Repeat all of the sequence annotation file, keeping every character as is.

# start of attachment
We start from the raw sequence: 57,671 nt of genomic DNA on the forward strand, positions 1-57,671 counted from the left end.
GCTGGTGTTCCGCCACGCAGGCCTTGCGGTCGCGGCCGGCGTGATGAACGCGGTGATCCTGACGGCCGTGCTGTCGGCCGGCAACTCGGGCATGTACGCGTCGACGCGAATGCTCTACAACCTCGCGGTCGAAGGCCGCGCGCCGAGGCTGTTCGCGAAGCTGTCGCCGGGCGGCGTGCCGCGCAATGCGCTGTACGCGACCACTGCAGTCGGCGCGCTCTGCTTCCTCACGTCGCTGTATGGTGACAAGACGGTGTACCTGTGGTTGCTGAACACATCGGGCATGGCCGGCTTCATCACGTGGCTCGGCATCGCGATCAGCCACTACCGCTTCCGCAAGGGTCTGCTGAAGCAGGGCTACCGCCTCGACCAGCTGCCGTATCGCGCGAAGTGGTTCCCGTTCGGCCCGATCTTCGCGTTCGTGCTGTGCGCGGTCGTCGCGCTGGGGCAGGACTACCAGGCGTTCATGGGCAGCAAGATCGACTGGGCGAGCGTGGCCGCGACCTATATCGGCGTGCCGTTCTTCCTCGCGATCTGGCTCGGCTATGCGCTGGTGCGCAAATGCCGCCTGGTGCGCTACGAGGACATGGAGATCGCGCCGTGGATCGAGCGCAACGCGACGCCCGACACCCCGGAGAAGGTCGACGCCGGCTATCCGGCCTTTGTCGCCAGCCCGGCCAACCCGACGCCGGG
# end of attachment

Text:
We start from the raw sequence: 57,671 nt of genomic DNA on the forward strand, positions 1-57,671 counted from the left end.
GCTGGTGTTCCGCCACGCAGGCCTTGCGGTCGCGGCCGGCGTGATGAACGCGGTGATCCTGACGGCCGTGCTGTCGGCCGGCAACTCGGGCATGTACGCGTCGACGCGAATGCTCTACAACCTCGCGGTCGAAGGCCGCGCGCCGAGGCTGTTCGCGAAGCTGTCGCCGGGCGGCGTGCCGCGCAATGCGCTGTACGCGACCACTGCAGTCGGCGCGCTCTGCTTCCTCACGTCGCTGTATGGTGACAAGACGGTGTACCTGTGGTTGCTGAACACATCGGGCATGGCCGGCTTCATCACGTGGCTCGGCATCGCGATCAGCCACTACCGCTTCCGCAAGGGTCTGCTGAAGCAGGGCTACCGCCTCGACCAGCTGCCGTATCGCGCGAAGTGGTTCCCGTTCGGCCCGATCTTCGCGTTCGTGCTGTGCGCGGTCGTCGCGCTGGGGCAGGACTACCAGGCGTTCATGGGCAGCAAGATCGACTGGGCGAGCGTGGCCGCGACCTATATCGGCGTGCCGTTCTTCCTCGCGATCTGGCTCGGCTATGCGCTGGTGCGCAAATGCCGCCTGGTGCGCTACGAGGACATGGAGATCGCGCCGTGGATCGAGCGCAACGCGACGCCCGACACCCCGGAGAAGGTCGACGCCGGCTATCCGGCCTTTGTCGCCAGCCCGGCCAACCCGACGCCGGG